Also a 9% betting tax was in force then which Eric got around by backing in doubles  so that there was no tax to pay on the second leg.

Incidentally, I still use his roulette system to this day and have come home with more money than I set off more often than not.

He was also a keen racegoer. Not long after meeting Eric, and backing using his staking method, (with some success it should be said), he came back from Haydock with what seemed an incredible tale. He had met a man there  who we always referred to as “the London bloke” – even after we later learned his real name.

This guy was a multi millionaire property dealer who made a lot of money on the side out of horse racing as a hobby using a system for which he had paid £10,000 cash on the car park of the very same Haydock race track four and a half years earlier.

The upshot was: he wanted Eric to place his bets and in return Eric got the selections.

All of us, Eric included, were, to say the least, skeptical. We had nothing to lose though so we resolved to place the bets and keep a record for a month. We kept backing them for him (not a penny on for ourselves) and they kept winning.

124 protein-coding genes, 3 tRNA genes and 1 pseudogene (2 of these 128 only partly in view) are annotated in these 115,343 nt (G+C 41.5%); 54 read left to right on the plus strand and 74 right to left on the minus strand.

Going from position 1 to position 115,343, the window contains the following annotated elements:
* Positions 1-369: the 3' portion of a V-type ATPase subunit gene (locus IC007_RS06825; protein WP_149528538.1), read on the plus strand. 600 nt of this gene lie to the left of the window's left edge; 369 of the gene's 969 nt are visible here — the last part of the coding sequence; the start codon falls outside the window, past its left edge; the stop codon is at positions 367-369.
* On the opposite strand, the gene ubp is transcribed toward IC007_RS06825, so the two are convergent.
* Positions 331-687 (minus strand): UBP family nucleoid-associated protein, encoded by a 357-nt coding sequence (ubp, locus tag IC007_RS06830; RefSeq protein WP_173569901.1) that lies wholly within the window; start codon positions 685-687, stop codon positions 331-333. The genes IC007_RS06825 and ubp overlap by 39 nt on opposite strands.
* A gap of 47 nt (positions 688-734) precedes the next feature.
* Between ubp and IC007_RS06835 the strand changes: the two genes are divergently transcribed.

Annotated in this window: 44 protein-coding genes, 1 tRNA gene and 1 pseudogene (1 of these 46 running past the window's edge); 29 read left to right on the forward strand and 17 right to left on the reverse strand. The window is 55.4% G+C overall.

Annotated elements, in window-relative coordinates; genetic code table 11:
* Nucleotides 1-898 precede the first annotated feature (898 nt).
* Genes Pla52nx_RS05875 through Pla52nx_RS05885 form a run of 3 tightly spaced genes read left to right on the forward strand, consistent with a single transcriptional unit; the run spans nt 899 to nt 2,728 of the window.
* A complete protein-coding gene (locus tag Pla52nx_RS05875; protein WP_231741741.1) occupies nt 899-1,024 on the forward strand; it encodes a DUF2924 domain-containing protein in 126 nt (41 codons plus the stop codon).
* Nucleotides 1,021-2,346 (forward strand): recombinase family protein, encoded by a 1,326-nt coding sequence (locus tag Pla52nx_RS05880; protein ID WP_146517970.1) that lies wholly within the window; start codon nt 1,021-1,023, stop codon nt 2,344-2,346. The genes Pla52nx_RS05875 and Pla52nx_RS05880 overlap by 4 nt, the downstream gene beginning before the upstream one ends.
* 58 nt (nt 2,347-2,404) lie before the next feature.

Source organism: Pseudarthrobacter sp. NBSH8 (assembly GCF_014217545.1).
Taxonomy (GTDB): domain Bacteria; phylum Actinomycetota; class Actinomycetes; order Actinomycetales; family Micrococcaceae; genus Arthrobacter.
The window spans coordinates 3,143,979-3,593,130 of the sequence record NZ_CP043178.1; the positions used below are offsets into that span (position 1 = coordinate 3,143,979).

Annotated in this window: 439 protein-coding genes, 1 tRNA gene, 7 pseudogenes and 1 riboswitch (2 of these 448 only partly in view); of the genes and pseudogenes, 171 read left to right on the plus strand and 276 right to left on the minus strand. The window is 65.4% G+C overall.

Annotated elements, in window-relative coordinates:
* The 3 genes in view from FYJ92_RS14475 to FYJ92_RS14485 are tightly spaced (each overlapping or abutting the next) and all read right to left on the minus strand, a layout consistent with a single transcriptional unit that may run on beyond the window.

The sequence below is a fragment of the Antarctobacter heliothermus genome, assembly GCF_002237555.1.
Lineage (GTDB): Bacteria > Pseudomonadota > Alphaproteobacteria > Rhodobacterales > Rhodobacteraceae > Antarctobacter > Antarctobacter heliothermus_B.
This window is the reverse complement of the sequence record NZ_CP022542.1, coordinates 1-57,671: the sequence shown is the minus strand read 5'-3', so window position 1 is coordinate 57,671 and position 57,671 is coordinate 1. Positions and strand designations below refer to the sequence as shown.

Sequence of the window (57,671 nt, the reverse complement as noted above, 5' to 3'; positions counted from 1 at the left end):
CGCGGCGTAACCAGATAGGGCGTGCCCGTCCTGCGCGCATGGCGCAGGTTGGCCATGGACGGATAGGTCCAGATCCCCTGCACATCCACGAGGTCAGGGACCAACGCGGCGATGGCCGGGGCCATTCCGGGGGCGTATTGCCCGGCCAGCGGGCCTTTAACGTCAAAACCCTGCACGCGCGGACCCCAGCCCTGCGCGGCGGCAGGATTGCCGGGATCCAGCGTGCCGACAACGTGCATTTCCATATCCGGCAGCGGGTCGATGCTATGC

It almost became boring, we were expecting to win each time. Lucky streak, fluke, they can’t carry on like this forever, were some of the printable remarks we made. But by the end of the month he had backed 19 winners out of 21 selections! And one of the 2 losers was beaten just a head at 6/1 (Tutusixtysix, August 1993).

This was amazing, none of us had ever seen anything like it but the London bloke said 80% of the horses he had backed since he bought the system had won, and not at odds on either.